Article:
Google digitized the contents of several university libraries started in 2004 without getting permission of any of the copyright holders of those books and journals.  The Authors Guild and the Association of American Publishers sued, claiming infringement of copyright.  After a few years, the parties agreed to settle the law suit.  The proposed settlement and an amended settlement designed to meet objections to the first agreement not only tried to resolve rights arising from the illegal copyight.  The settlement also set up a new system to permit Google to sell the books it had digitized.  The National Writers Union and many foreign governments, individual writers, other writers groups and the U.S. Justice Department objected to the amended settlement.  Judge Chin rejected the settlement on March 23.

After seven years of Google digitizing books without the consent of the copyright holders, the only point that is clear is that the efforts of three parties – Google, the Authors Guild (AG) and the Association of American Publishers (AAP) – to resolve the many issues involved were totally unsuccessful and left most matters yet to be decided, added Goldbetter.   NWU hopes that any future settlement talks will include other writers' groups like the NWU in addition to the Authors Guild, which, according to the judge, may have “antagonistic interests” with at least certain other writers.  (Authors Guild v. Google, Inc., 05 CIV 8136 (DC 2011), p. 20.  "NWU looks forward to hearing from Google, AAP and AG about how they plan to broaden the negotiations to include all those who offered substantive objections to the settlement," stated Goldbetter. 

03/22/2011 - 8:25pm

New York March 22 - NWU applauds Judge Chin's decision today rejecting the Google Book Settlement as not "fair, adequate, and reasonable." Along with our co-objectors, we will continue to pursue justice for authors and the establishment of a digital Library of Congress, not Google.

See the decision here: http://thepublicindex.org/docs/amended_settlement/opinion.pdf

See some initial news coverage on the decision here:




03/22/2011 - 10:35am
Right now 50 bloggers at ArtScene and the newly formed Huffington Post Union of Bloggers and Writers (HPUB) are striking the Huffington Post for unpaid wages. The Natioinal Writers Union and others are honoring what the Newspaper Guild called, their "electronic picket lines." We urge our members and everyone reading this, not to write for HuffPo until they brought to the bargaining table.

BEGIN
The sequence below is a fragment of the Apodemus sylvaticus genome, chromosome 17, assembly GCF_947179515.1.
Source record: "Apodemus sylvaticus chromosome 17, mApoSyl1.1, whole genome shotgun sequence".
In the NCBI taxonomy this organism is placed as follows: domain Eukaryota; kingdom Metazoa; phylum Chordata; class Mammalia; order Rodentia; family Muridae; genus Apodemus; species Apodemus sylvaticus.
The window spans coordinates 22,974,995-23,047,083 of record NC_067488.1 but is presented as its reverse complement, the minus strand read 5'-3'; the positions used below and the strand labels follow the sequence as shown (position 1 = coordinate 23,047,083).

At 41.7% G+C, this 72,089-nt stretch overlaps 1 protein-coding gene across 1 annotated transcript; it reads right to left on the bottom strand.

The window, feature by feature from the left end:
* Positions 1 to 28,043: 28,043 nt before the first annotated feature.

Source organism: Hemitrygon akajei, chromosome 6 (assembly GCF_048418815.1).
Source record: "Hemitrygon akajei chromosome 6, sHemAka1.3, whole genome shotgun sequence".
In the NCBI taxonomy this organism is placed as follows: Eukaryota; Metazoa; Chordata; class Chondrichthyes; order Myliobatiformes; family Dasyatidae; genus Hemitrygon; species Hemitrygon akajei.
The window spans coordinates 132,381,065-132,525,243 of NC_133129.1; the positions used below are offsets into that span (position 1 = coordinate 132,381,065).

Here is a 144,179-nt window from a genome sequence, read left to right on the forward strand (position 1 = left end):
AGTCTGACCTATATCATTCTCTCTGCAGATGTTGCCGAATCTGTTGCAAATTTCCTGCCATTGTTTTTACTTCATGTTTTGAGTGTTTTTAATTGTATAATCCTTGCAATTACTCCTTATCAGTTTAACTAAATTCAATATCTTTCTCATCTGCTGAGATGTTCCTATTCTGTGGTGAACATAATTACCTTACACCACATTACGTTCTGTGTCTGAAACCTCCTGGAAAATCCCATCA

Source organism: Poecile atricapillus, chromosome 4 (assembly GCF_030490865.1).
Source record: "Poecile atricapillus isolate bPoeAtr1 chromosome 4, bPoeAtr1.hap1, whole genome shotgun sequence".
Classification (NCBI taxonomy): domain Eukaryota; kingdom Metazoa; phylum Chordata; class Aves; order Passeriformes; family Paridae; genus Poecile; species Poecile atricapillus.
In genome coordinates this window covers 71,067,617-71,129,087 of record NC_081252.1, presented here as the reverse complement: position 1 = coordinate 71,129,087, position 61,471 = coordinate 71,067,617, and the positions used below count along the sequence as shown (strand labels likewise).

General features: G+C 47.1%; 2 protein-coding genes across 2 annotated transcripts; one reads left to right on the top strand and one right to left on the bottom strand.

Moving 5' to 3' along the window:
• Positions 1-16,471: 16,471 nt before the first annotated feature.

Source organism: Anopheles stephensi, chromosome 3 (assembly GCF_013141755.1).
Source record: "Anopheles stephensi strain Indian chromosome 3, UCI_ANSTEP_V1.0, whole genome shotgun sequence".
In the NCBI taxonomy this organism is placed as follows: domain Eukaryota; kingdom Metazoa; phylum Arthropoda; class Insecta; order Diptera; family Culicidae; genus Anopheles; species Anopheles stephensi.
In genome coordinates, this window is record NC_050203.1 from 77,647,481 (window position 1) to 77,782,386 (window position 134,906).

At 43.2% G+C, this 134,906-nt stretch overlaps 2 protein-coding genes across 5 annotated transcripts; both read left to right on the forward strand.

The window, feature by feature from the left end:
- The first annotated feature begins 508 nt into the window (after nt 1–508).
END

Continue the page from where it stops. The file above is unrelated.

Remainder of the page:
We can think of no better way to launch our campaign to establish a living minimum wage for on line content writers. From HuffPo, which was bought by AOL for $315 million to Demand Media, with a December IPO that valued it at $1.5 billion, huge profits are being reaped off the unpaid or penny-a-word labor of freelance writers. This can not go on.

The following article by NWU member John Sandman is the first of a series to further the discussion, struggle and buzz among freelance writers and bloggers, to gather the forces needed to make this fight. We look forward to hearing from you and to your participation in this campaign.

03/14/2011 - 3:37pm

News about union support for single-payer health care and HR 676 <singlepayernews@unionsforsinglepayerhealthcare.org>

Conyers Reintroduces HR 676 into the 112th Congress

On February 11, 2011, Congressman John Conyers, Jr., Democrat of Michigan, reintroduced Expanded and Improved Medicare for All, HR 676, the national single payer health care legislation, into the 112th Congress.  With minor changes, such as the addition of oral surgery to the benefits, HR 676 is the same and will provide all medically necessary care to everyone through progressive public funding and elimination of private health insurance companies.  There are no premiums, no co-pays, no co-insurance, no deductibles.

Congressman Conyers stated:  “Millions of Americans are frustrated with rising health care costs, and have a deep mistrust of private health insurance companies. The for-profit medicine model has resulted in rationed care and created undue stress and financial hardships for millions of Americans across the nation.